Multiple Sclerosis

Multiple sclerosis (“MS”) is a complex neurological disorder that causes injury to the protective sheath of the nerves in the brain and spinal cord.  It comes in many forms and can have effects that vary from balance problems, visual disturbance, widespread muscle pain, fatigue and mental fogginess.  The limitations experienced by those who suffer from MS vary so greatly because the body system affected is dependent on which part of the brain the disease has affected.  A common form of multiple sclerosis, relapsing/remitting, typically results in discrete periods of intense symptoms followed by long periods of relative improvement in symptoms.

For those who suffer from relapsing/remitting MS, it can be difficult to get approved for disability benefits.  This is true because of the long periods of relative improvement in their condition called remissions.  However, remission is a deceptive term.  Actually, people with relapsing/remitting MS often continue to suffer from debilitating limitations of function even between periods of acute symptomology referred to as “attacks”.  For this reason, it is imperative that your neurologist is willing to acknowledge you would continue to suffer from limitations of function even in between your attacks.  For instance, during an attack an MS sufferer might have trouble even walking.  However, even when they are able to walk again, they might still suffer from extreme fatigue and mental fogginess.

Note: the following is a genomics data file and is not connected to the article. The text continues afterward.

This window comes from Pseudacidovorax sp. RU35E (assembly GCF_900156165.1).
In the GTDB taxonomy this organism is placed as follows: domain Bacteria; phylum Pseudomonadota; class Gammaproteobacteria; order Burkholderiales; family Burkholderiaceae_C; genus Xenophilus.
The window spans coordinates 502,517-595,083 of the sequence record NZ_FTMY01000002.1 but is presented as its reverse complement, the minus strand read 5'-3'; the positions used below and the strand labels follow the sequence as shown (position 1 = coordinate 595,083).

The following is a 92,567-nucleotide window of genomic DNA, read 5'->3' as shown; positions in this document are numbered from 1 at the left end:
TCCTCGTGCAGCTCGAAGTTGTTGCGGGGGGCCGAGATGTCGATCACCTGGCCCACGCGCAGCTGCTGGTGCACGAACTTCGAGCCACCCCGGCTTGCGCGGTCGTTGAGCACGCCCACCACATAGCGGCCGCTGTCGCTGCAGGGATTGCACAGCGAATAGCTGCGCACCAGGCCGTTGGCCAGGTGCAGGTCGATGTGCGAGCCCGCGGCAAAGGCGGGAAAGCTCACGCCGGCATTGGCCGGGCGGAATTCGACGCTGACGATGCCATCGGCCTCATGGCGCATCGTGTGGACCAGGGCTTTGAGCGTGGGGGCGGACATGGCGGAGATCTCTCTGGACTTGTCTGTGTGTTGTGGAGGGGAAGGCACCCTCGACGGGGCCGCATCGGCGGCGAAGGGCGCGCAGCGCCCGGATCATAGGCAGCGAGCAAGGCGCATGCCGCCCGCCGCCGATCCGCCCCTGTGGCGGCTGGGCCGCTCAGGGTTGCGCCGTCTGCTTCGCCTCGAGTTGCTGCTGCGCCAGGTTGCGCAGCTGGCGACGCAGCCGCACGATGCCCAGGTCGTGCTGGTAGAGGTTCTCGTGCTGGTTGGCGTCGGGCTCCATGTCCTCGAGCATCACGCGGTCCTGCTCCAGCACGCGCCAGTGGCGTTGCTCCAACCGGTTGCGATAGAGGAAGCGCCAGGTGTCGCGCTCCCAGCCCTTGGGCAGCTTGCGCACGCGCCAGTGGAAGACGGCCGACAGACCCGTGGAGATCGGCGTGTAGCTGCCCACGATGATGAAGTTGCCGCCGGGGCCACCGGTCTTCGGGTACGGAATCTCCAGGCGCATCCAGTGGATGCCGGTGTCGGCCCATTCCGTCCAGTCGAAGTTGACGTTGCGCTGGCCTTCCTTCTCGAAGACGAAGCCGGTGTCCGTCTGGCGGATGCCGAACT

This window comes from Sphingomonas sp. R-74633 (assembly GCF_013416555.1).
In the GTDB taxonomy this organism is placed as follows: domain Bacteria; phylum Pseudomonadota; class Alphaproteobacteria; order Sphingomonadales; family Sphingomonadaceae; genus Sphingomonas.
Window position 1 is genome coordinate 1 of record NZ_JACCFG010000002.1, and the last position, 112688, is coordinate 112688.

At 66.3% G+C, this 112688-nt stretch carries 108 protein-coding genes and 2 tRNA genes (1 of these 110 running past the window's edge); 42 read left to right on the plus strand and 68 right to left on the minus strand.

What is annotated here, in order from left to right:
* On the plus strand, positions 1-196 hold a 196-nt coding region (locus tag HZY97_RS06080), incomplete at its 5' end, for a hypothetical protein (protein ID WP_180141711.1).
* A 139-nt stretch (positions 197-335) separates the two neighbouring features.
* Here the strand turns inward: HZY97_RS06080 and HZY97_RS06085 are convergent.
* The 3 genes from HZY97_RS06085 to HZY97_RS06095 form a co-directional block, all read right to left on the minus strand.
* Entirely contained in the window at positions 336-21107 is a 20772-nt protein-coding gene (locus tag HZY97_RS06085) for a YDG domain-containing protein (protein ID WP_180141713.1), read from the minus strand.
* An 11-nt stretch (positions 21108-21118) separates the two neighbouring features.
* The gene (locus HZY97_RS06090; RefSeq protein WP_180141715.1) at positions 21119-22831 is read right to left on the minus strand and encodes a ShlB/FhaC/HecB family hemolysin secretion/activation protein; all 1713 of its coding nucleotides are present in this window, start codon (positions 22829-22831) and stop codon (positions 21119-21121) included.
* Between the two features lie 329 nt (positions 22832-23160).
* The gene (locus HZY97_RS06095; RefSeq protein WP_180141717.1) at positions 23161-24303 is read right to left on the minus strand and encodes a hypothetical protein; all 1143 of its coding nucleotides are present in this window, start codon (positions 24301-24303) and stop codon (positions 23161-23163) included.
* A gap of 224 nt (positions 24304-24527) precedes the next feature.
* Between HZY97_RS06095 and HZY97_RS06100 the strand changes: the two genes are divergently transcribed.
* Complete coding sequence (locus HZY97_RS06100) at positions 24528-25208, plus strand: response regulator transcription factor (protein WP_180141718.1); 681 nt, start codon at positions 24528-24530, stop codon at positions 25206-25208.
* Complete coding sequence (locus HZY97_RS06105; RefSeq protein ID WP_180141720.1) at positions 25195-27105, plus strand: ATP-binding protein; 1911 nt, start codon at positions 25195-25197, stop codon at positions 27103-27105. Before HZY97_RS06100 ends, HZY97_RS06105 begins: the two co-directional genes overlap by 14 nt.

In order to be considered disabled on the basis of MS, you must have a relationship with a neurologist who is willing to acknowledge your specific limitations of function in detail.  In order for your neurologist to be able to do this, you must tell them what your limitations are.  Too often, I talk to people who do not adequately describe their daily limitations of function to their doctor.  Unless your doctor knows, she cannot treat you properly and she cannot tell me what your limitations are.  It is also critical that you are fully compliant with all recommended treatment.

Even if you are not disabled on the basis of MS alone, your symptoms could contribute to causing you limitations of function that, in combination with your other medical conditions, could limit you enough for you to be considered disabled.  If you are seeking disability benefits on the basis of MS alone, the Social Security Administration’s listing of impairments covers the requirements for that.  They are listed below.

11.09 Multiple sclerosisWith:

  1. Disorganization of motor function as described in 11.04B; or
  2. Visual or mental impairment as described under the criteria in 2.02, 2.03, 2.04, or 12.02; or
  3. Significant, reproducible fatigue of motor function with substantial muscle weakness on repetitive activity, demonstrated on physical examination, resulting from neurological dysfunction in areas of the central nervous system known to be pathologically involved by the multiple sclerosis process.